Latecomer State Formation: Political Geography and Capacity Failure in Latin America

Yale University Press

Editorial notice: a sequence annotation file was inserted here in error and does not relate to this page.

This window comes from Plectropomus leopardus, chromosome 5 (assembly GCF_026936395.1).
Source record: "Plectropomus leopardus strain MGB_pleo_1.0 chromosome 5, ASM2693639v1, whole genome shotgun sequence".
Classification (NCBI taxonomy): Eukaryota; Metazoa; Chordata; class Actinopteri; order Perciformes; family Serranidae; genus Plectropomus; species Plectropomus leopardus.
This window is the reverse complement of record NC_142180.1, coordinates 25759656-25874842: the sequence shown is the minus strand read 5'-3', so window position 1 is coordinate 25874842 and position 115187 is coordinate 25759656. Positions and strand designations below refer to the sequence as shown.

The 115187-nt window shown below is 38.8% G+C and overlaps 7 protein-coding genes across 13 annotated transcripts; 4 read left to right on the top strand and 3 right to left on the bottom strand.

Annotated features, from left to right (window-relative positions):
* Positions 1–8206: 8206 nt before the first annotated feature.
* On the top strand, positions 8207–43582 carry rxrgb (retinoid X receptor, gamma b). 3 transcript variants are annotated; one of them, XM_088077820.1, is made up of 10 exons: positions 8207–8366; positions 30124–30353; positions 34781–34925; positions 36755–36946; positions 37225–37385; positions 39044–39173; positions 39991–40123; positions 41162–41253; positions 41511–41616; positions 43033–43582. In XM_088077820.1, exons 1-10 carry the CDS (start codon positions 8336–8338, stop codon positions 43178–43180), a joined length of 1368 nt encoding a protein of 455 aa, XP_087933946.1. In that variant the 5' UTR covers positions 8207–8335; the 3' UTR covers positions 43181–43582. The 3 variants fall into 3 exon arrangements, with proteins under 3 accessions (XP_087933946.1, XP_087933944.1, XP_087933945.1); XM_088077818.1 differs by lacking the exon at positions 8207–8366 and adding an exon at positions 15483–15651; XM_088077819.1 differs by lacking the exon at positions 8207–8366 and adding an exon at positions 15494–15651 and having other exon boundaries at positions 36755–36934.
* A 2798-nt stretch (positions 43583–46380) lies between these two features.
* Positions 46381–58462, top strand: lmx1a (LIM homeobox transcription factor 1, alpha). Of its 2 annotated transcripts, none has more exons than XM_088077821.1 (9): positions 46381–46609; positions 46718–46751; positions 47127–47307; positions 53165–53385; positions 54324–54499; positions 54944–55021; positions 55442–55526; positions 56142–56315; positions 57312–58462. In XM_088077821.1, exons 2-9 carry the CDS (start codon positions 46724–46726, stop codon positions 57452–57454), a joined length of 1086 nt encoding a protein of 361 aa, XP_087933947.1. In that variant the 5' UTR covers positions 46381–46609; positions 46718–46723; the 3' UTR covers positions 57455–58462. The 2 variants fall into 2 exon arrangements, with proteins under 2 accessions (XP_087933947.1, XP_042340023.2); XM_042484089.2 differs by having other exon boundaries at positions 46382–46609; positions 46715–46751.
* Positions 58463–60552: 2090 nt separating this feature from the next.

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A major contribution to the field of comparative state formation and the scholarship on long-term political development of Latin America "Ambitious and rich. . . . A sweeping and general theory of state formation and detailed historical reconstruction of essential events in Latin American political development. It combines structural elements with a novel emphasis on the political incentives and bargaining that shaped the map we have today."-Hillel David Soifer, Governance Latin American governments systematically fail to provide the key public goods for their societies to prosper. Sebastian Mazzuca argues that the secret of Latin America's failure is that its states were "born weak," in contrast to states in western Europe, North America, and Japan. State formation in post-Independence Latin America occurred in a period when capitalism, rather than war, was the key driver forging countries. In pursuing the short-term benefits of international trade, Latin American leaders created states with chronic weaknesses, notably patrimonial administrations and dysfunctional regional combinations. Mazzuca analyzes pathways leading to variations in country size and level of pacification: "port-led" state formation in Argentina and Brazil; "party-led" in Mexico, Colombia, and Uruguay; and "lord-led" in Central America, Venezuela, and Peru.